The U.S. Equal Employment Opportunity Commission's (EEOC) Pregnancy Discrimination Act, or PDA forbids companies from discriminating against employees based on pregnancy when it comes to any aspect of employment including hiring, firing, promotions and demotions. The PDA was the center of Rosario Juarez's lawsuit against her employer, AutoZone, who demoted Jaurez in 2006 after she became pregnant. On November 17, 2014, a California jury ruled in her favor, ordering the auto parts retailer to pay her $185 million in punitive damages and $873,000 in compensatory damages, for lost wages and emotional stress.
Juarez was hired by AutoZone in 2000 as a customer services representative and was promoted to parts sales manager in 2001. After requests for promotion, and complaints to the human resources department, she was promoted to store manager in 2004.
She became pregnant in 2005, and according to her testimony, her boss continually suggested she step down because she couldn't handle the responsibilities of the job while with child. She refused, and according to court records, the harassment continued once she gave birth to her son, and she was demoted to parts sales manager in 2006. Attorneys for AutoZone claim she was demoted for poor performance, noting that she needed improvement in many areas and was not meeting expectations.
In her new position, Juarez said she was asked to work extra-long hours, ordered to redo work for no reason and was humiliated and yelled at in front of co-workers. She said her complaints about the situation went nowhere. She filed her lawsuit in 2008 and a month after she gave her deposition, she was fired.
After two-weeks of testimony, the jury on November 14, 2014, unanimously held AutoZone liable on all counts, including gender/pregnancy discrimination, retaliation and failure to prevent harassment. On Monday, November 17, 2014, the jury awarded Juarez $185 million, concluding the punitive phase. It is arguably the largest employment law verdict for an individual in U.S. history.
Other Legislation Dealing with Pregnancy Discrimination
Even though the $185 million verdict that AutoZone plans to appeal may not survive, it underscores the importance of training managers and human resources personnel about appropriate treatment of pregnant personnel. It also brings to light the various pregnancy discrimination related efforts at the national level, including:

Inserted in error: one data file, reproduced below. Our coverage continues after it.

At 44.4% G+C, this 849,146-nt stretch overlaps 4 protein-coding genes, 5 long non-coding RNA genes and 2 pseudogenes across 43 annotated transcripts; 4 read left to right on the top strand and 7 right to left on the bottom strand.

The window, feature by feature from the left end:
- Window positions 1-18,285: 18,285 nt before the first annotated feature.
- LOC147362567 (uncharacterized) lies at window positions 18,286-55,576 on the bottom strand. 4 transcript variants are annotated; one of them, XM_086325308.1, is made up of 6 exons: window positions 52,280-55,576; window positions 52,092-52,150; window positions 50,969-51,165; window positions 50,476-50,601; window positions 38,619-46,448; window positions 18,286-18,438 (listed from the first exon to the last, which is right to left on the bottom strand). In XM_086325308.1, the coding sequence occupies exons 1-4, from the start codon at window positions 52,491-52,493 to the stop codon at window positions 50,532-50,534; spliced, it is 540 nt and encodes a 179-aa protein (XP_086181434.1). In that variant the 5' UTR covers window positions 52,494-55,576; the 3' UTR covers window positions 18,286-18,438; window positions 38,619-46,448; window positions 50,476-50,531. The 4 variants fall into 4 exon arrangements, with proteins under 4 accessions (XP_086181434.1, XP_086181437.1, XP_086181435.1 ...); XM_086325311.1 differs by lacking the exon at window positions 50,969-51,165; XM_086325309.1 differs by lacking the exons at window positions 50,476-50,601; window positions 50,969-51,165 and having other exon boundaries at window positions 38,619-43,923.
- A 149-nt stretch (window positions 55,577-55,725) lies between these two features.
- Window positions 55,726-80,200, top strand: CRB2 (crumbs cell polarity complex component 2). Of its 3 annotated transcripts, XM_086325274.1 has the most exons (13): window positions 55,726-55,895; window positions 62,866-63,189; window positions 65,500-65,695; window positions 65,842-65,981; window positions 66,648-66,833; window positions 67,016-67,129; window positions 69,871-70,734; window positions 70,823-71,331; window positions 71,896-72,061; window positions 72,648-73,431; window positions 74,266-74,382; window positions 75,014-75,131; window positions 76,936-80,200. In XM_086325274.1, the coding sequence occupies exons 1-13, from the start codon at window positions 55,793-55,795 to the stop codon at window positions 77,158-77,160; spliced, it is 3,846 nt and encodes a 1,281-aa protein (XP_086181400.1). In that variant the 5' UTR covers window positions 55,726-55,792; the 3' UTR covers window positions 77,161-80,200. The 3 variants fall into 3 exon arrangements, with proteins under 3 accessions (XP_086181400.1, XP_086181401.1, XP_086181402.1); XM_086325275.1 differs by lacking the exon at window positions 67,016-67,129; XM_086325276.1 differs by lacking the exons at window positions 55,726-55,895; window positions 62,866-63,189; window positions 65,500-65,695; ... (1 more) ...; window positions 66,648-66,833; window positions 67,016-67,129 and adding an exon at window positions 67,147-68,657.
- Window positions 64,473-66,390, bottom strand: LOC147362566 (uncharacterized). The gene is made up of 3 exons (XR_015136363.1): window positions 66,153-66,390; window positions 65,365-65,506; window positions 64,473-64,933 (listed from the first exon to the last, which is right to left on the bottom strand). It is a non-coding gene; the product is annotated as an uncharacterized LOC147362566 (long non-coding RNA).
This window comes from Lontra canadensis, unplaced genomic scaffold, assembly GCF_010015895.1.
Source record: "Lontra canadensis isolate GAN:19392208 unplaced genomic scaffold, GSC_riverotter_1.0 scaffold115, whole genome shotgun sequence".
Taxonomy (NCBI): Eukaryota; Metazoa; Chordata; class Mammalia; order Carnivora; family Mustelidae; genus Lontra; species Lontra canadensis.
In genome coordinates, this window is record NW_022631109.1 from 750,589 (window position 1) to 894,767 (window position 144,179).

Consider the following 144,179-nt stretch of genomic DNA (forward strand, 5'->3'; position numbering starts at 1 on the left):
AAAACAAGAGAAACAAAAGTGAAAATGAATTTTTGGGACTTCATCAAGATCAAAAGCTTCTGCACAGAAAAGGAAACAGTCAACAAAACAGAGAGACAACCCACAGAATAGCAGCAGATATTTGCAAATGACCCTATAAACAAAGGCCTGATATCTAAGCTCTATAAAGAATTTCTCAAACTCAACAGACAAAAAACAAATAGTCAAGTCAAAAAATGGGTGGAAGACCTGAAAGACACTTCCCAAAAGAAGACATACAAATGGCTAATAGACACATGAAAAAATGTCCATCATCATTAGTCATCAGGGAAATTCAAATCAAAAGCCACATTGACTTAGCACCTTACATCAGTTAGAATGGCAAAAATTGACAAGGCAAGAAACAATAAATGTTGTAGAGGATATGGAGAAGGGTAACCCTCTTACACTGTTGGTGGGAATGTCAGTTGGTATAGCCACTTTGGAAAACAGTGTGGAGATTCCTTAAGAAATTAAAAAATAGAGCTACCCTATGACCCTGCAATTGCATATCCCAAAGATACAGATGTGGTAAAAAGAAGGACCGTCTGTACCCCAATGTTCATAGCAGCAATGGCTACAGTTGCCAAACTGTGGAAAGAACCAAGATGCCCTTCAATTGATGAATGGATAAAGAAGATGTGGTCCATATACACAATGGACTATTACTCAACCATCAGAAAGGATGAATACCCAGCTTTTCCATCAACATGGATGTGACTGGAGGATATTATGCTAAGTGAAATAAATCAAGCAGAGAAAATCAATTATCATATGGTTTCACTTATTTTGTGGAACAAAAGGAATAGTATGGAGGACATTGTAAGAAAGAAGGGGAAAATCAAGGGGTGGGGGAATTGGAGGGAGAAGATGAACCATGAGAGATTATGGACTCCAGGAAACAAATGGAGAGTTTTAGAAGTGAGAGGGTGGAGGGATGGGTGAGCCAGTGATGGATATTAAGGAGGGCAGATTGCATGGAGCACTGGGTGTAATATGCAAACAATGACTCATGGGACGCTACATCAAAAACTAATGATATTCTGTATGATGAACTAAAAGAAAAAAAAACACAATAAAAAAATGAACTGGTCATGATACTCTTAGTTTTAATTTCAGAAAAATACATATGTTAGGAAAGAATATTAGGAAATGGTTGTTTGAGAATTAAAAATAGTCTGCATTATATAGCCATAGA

- Pregnancy discrimination has been a key focus of the U.S. Equal Employment Opportunity Commission's (EEOC) Strategic Enforcement Plan and earlier this year, the EEOC issued an Enforcement Guidance on Pregnancy Discrimination and Related Issues.
- Soon, even the Supreme Court of the United States will weigh in on this topic. The Court is scheduled to hear oral arguments on the case of Young v. UPS on December 3, 2014. The UPS case involves whether pregnant employees are entitled to reasonable accommodations for work restrictions under the PDA, similar to those that employers must provide to disabled employees under the ADA. By comparison to the ADA, the PDA does not directly address accommodations to pregnant workers, but the question might be resolved by the Supreme Court in UPS.
- Lastly, Congress has introduced the Pregnant Workers Fairness Act, which would amend the existing law and require all employers to grant reasonable accommodation for work limitations due to pregnancy, childbirth or related medical conditions. If the Supreme Court fails to offer clarity, the Act, should it pass, might do so.
Proving discrimination can be challenging, but with the right legal team, it can be done. There are a variety of ways that the qualified California lawyers at Kingsley & Kingsley can assist you. Take the first step to protecting yourself and stopping this hurtful and illegal behavior. Take advantage of a free initial consultation to discuss your specific case by calling the toll free number (888) 500-8469or click here to contact us regarding your case.